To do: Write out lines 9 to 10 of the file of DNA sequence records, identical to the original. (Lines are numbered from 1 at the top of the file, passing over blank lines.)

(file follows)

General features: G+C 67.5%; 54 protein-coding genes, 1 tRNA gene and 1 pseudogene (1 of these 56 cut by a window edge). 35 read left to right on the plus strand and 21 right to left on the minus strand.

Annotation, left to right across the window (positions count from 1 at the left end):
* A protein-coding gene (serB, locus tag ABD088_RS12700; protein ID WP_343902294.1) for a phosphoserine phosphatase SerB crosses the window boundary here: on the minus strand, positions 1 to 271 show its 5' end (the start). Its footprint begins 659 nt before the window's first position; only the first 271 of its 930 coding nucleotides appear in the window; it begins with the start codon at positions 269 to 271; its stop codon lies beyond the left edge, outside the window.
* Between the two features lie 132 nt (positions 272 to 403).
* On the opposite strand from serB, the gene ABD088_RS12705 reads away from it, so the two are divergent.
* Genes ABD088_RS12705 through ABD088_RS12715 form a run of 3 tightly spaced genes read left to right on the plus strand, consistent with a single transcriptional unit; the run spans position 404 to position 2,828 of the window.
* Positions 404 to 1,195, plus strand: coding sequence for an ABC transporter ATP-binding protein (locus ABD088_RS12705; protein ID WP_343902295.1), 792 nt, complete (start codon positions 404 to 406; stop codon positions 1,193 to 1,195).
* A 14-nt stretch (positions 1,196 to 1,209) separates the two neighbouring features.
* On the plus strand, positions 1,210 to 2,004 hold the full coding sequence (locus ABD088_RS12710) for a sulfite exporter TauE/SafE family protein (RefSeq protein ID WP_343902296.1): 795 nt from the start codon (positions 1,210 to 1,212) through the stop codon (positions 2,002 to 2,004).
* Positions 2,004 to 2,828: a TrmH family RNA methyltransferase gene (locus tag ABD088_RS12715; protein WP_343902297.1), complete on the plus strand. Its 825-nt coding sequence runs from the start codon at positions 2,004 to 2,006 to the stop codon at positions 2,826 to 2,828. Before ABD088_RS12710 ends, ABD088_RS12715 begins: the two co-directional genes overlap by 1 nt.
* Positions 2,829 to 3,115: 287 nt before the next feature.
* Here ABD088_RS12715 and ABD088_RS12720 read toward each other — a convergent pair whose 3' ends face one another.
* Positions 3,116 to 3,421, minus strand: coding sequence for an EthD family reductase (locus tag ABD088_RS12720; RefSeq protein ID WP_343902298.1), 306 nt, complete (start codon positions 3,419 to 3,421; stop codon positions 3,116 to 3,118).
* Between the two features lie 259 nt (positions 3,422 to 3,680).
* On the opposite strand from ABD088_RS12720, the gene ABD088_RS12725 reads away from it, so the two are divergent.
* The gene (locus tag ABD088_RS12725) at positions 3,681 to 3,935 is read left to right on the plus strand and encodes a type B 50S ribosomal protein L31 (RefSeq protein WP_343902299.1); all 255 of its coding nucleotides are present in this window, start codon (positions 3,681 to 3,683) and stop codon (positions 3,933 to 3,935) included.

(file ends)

* On the plus strand, positions 1,210 to 2,004 hold the full coding sequence (locus ABD088_RS12710) for a sulfite exporter TauE/SafE family protein (RefSeq protein ID WP_343902296.1): 795 nt from the start codon (positions 1,210 to 1,212) through the stop codon (positions 2,002 to 2,004).
* Positions 2,004 to 2,828: a TrmH family RNA methyltransferase gene (locus tag ABD088_RS12715; protein WP_343902297.1), complete on the plus strand. Its 825-nt coding sequence runs from the start codon at positions 2,004 to 2,006 to the stop codon at positions 2,826 to 2,828. Before ABD088_RS12710 ends, ABD088_RS12715 begins: the two co-directional genes overlap by 1 nt.